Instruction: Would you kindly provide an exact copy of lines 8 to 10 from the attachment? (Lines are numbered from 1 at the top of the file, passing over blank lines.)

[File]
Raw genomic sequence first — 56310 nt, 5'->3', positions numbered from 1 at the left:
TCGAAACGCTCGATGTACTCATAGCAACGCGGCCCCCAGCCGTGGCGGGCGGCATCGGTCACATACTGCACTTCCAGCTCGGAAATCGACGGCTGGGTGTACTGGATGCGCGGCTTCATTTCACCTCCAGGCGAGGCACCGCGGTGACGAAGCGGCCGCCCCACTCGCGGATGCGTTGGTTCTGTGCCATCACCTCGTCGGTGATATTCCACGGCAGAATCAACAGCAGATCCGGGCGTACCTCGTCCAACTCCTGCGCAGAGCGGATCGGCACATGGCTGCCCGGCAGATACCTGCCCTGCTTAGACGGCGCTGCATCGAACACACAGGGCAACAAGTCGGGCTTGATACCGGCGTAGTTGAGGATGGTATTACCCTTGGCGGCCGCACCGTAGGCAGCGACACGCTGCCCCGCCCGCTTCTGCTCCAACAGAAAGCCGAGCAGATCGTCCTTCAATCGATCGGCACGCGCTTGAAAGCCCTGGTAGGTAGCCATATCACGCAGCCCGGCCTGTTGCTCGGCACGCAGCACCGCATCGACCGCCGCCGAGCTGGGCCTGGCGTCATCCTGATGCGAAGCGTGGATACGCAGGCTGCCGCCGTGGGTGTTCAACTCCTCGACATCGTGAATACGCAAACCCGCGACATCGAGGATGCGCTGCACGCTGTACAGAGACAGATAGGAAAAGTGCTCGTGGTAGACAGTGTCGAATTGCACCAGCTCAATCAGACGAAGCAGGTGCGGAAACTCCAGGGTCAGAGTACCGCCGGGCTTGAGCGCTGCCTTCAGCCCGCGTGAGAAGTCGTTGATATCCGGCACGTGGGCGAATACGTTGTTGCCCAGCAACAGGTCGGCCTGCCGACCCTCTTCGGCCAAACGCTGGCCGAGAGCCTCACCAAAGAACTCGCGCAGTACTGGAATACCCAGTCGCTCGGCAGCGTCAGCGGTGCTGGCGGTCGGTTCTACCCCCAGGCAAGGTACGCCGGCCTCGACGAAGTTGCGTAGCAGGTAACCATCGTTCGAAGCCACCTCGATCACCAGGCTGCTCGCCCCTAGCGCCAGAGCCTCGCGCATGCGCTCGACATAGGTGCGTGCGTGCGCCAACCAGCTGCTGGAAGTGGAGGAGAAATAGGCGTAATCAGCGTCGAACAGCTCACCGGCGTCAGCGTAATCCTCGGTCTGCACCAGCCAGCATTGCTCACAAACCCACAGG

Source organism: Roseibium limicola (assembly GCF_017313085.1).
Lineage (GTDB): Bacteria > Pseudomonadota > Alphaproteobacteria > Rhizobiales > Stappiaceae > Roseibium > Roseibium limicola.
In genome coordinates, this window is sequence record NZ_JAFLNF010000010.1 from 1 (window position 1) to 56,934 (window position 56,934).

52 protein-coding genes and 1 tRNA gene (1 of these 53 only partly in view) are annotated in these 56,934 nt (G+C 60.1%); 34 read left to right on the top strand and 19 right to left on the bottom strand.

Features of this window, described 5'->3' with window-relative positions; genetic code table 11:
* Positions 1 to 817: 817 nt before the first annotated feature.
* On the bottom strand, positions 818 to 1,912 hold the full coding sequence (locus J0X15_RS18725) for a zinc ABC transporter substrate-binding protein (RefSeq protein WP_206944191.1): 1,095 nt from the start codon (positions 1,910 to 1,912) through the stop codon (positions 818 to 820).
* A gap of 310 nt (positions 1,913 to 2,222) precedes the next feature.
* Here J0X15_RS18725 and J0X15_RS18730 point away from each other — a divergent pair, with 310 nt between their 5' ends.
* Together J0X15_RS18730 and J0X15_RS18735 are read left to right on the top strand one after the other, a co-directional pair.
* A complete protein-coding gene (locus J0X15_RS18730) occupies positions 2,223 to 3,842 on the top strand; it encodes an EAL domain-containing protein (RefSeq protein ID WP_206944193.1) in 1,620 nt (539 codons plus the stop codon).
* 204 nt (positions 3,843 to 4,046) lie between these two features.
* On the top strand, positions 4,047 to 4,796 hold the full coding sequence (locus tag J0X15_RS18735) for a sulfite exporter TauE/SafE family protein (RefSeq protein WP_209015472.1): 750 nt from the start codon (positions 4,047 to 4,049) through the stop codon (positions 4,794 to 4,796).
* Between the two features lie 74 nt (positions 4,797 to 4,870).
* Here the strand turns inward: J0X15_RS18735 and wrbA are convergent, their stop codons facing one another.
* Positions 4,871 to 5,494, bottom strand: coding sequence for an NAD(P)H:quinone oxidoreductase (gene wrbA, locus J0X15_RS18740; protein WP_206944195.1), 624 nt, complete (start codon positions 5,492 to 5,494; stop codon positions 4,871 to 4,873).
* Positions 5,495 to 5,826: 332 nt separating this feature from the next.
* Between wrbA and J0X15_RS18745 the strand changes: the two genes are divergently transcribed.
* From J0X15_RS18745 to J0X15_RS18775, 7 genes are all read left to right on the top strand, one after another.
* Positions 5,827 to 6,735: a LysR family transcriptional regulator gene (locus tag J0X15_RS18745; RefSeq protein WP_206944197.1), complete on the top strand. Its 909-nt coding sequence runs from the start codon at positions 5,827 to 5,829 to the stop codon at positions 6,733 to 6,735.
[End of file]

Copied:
* Positions 1 to 817: 817 nt before the first annotated feature.
* On the bottom strand, positions 818 to 1,912 hold the full coding sequence (locus J0X15_RS18725) for a zinc ABC transporter substrate-binding protein (RefSeq protein WP_206944191.1): 1,095 nt from the start codon (positions 1,910 to 1,912) through the stop codon (positions 818 to 820).
* A gap of 310 nt (positions 1,913 to 2,222) precedes the next feature.